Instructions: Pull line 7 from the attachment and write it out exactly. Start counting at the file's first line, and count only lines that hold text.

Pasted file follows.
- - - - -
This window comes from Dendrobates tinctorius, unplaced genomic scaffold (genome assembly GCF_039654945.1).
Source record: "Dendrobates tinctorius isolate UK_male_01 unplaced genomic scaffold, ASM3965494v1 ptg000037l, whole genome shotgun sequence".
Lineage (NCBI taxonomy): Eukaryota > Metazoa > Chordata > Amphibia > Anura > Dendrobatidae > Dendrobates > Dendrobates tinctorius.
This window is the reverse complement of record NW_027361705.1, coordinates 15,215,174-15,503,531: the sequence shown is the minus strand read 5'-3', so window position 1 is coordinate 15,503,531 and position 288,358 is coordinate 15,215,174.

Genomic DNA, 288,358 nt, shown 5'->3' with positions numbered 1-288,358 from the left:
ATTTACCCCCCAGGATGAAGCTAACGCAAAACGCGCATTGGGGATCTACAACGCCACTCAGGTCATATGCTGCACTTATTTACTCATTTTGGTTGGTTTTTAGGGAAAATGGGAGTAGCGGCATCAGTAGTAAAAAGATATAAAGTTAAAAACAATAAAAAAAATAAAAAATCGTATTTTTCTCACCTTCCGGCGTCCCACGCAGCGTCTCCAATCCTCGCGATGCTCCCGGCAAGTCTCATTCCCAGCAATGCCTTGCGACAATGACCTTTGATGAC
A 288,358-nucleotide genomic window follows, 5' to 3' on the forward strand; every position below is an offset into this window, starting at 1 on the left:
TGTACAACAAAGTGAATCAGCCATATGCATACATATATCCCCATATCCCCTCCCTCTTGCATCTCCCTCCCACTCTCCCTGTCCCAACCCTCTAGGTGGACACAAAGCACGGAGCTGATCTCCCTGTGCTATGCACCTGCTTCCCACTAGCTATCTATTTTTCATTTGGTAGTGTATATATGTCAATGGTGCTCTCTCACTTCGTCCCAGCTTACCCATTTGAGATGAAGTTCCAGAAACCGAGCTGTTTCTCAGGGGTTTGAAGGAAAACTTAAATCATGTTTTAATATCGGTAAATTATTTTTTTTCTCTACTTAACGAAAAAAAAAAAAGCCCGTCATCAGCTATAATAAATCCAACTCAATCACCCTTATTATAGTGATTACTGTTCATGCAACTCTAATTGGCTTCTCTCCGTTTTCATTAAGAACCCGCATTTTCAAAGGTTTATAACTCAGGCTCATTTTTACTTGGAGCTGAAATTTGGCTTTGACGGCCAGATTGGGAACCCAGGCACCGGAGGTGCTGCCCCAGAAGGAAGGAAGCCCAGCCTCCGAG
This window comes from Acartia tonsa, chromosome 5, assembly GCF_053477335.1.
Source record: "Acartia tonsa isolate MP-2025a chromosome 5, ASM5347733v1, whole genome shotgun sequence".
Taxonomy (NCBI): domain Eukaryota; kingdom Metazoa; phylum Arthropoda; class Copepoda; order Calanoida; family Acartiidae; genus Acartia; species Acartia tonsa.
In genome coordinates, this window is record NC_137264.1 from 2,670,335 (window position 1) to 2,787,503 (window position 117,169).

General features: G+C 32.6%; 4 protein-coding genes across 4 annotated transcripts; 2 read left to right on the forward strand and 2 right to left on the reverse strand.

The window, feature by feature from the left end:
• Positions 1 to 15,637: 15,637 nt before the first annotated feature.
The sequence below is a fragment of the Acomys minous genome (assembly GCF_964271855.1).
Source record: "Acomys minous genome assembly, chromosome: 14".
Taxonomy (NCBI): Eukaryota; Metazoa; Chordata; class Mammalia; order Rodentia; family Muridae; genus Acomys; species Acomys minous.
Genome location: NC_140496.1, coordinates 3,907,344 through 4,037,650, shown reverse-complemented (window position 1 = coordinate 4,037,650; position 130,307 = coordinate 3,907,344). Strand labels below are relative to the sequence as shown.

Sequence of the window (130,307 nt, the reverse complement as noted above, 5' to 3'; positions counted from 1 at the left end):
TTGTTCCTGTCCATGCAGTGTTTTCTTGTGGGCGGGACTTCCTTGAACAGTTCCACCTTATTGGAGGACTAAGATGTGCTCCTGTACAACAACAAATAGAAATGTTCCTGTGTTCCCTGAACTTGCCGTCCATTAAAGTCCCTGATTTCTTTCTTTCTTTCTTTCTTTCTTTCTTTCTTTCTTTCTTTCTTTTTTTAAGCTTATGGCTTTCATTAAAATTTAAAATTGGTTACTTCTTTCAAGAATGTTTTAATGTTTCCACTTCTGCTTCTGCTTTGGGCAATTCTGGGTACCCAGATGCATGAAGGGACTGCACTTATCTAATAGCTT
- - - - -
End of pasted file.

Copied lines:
A 288,358-nucleotide genomic window follows, 5' to 3' on the forward strand; every position below is an offset into this window, starting at 1 on the left: